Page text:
How many times has this happened to you? You’re at a party, you’re unattached, and you end up talking to an attractive member of the opposite sex who also appears to be unattached. You’re talking, and things seem to be going smoothly except there doesn’t seem to be any chemistry between the two of you.
How can you ensure that love will be in the air when you want it to be? Well, you can’t always, but you can give love a head start by using the right pheromones. Human pheromones can be a great dating tool.
What Are Pheromones?
Pheromones are chemical compounds that animals use to communicate with other members of their species. They’re olfactory cues that elicit a wide range of behavioral responses. Insects like honey bees use these olfactory cues to signal the direction of food and to warn of threats. Mother rabbits secrete chemical signals that prompt their offspring to nurse.
One distinct class of olfactory cues seems to be associated with attracting members of the opposite sex for mating purposes. These chemical signals are so subtle and complex that some of them are actually capable of relaying highly specific information that references age and genotype in addition to species and sex.
While many pheromonic signals are associated with odors, some are actually odorless. They’re not processed the same way that odors are processed, either. Most scents are detected by the olfactory epithelium that lines the nose. Pheromonic chemicals, on the other hand, are detected by a specialized sensory organ called the vomeronasal organ, which is located deep within the nose.
The neurons that innervate the olfactory epithelium culminate in the olfactory bulb, which is located in the cerebral cortex. The neurons that innervate the vomeronasal organ, however, culminate in the hypothalamus, which is an area of the brain known for secreting neurohormones that affect sexual behavior and autonomic nervous system responses.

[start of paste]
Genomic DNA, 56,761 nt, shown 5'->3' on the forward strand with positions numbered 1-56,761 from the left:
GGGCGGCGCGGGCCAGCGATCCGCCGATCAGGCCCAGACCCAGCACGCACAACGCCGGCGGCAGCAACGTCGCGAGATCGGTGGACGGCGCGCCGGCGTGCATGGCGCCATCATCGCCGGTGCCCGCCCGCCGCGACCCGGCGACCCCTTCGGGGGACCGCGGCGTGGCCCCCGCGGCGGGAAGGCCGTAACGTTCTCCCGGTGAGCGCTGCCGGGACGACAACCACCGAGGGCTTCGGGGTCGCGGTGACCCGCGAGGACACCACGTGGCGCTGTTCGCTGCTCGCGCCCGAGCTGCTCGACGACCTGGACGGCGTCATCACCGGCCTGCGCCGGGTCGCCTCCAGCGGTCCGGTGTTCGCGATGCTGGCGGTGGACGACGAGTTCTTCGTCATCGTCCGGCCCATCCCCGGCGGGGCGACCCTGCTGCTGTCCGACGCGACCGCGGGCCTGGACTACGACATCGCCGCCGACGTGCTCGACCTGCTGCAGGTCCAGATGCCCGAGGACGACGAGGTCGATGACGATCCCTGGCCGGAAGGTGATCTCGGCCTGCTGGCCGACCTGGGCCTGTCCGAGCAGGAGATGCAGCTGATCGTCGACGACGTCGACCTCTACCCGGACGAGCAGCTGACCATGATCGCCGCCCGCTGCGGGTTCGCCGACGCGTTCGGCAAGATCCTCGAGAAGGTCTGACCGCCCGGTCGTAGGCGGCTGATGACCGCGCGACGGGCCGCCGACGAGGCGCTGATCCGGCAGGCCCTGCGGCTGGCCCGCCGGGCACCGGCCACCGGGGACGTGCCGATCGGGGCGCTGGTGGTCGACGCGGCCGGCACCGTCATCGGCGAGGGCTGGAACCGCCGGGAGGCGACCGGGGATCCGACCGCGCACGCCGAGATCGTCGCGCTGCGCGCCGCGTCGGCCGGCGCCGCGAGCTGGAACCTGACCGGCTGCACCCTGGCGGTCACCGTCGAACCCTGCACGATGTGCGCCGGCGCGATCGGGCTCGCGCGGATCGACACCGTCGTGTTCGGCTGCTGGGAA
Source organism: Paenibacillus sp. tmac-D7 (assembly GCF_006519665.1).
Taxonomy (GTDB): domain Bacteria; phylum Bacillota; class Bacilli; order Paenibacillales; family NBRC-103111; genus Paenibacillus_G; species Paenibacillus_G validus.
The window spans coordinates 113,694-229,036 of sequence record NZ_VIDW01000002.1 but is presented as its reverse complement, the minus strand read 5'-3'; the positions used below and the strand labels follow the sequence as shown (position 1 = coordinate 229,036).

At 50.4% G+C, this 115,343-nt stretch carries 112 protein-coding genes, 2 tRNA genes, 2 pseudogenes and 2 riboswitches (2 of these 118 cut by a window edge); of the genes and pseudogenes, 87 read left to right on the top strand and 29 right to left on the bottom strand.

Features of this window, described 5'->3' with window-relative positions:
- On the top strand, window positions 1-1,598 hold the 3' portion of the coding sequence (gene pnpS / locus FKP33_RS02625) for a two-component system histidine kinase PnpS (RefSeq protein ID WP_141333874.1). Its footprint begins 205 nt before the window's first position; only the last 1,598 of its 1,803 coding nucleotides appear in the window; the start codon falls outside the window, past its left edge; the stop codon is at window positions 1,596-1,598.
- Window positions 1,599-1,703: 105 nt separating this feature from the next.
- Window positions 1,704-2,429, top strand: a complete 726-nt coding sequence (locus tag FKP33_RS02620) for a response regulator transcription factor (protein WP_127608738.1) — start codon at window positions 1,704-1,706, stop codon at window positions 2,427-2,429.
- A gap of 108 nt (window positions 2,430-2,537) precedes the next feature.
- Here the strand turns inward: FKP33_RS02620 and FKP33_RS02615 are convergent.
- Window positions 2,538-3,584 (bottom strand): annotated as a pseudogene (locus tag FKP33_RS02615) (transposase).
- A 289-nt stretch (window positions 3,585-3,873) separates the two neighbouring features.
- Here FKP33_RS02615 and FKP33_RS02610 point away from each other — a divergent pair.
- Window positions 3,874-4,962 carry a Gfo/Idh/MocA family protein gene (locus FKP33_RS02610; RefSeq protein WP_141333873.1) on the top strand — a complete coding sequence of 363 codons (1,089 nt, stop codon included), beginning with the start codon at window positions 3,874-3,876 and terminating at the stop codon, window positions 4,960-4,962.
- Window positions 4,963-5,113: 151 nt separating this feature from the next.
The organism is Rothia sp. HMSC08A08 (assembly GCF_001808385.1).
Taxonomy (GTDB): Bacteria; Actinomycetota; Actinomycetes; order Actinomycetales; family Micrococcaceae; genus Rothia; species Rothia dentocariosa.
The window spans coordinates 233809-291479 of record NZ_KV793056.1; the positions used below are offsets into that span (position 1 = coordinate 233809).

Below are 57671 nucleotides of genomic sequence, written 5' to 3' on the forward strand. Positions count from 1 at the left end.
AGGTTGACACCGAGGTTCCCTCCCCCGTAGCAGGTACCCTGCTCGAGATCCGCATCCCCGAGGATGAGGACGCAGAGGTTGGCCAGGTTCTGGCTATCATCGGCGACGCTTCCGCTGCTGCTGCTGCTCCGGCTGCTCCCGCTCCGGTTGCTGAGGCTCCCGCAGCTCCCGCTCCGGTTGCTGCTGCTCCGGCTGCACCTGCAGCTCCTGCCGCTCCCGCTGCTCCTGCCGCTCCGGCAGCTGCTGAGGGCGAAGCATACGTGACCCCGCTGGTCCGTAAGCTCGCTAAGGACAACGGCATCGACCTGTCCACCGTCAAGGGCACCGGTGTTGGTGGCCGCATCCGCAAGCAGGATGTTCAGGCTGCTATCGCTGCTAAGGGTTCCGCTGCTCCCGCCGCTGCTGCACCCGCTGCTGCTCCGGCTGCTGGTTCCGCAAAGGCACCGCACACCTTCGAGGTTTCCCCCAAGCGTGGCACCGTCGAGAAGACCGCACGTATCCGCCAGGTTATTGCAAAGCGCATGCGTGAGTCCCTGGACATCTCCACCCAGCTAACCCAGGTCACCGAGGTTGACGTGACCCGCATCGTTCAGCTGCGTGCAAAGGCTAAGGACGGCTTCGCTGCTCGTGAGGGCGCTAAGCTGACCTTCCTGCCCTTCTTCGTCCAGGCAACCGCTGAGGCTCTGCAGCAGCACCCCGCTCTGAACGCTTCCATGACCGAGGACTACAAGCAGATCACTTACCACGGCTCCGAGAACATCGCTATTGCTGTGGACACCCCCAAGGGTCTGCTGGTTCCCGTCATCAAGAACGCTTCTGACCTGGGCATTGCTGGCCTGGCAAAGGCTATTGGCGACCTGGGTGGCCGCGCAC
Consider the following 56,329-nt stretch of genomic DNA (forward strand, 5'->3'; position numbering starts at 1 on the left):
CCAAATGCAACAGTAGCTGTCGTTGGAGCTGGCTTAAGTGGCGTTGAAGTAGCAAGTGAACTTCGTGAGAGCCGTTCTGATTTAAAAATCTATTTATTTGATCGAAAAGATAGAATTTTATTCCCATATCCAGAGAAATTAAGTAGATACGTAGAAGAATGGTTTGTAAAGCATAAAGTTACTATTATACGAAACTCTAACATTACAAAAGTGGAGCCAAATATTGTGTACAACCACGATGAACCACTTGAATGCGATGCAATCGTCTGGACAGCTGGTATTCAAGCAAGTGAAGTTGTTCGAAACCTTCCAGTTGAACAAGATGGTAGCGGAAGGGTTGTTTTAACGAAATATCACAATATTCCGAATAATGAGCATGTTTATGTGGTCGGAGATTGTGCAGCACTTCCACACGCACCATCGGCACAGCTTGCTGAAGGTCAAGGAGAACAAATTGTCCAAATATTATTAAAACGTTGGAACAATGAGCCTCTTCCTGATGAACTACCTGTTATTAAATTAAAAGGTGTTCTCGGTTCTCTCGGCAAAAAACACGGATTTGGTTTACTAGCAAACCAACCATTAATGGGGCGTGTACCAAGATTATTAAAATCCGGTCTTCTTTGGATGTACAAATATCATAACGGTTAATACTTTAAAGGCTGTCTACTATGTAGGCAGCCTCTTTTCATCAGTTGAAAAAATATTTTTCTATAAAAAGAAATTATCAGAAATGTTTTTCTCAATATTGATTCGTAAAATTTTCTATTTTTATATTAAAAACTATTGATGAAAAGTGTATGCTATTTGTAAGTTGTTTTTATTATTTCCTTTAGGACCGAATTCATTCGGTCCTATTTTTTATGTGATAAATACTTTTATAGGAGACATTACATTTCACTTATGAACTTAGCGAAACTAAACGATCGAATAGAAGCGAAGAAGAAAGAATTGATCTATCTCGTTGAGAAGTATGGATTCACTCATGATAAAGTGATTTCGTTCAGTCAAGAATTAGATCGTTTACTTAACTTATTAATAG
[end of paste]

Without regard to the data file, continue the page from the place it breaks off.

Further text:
Do Human Pheromones Exist?
Scientists are divided on the subject of whether or not human beings respond behaviorally to chemical signals. In the August 30, 2001 issue of the scientific journal “Neuron,” Swedish researchers reported on the results of an experiment in which a group of male and female human subjects was exposed to synthetic estrogen and testosterone compounds. Following the exposure, the subjects’ brains were scanned using positron emission tomography (PET) technology. The female subjects showed heightened blood flow in the hypothalamus when exposed to testosterone but not when exposed to estrogen; the male subjects showed opposite results. The hypothalamus, as noted above, is the area of the brain that responds to pheromonic signals.
On the basis of several experiments whose results were similar to these, many scientists have concluded that while individual human pheromonic molecules may not yet have been isolated, they do exist.
Still, there are scientists who reject the notion of human pheromones. These scientists point out that the vomeronasal organ in humans, when it’s present at all, is a vestigial duct that’s very tiny. Additionally, the genes that would be responsible for the development of the vomeronasal organ’s neuronal receptors are inoperative. Believers in human pheromonic chemicals counter that there’s scientific evidence to suggest that in humans, impulses caused by pheromonic chemicals travel along a neuronal pathway known as cranial nerve zero.
Science carries weight, of course, but when it comes to matters of the heart, most of us prefer to rely on our own experience. When love is in the air, you know it. Some people just smell right. It could be their own body chemistry, but it could also be the effect of the synthetic pheromonic chemicals they’re wearing. If you’re looking for a way to rev up your dating life, why not see whether human pheromonics will work for you?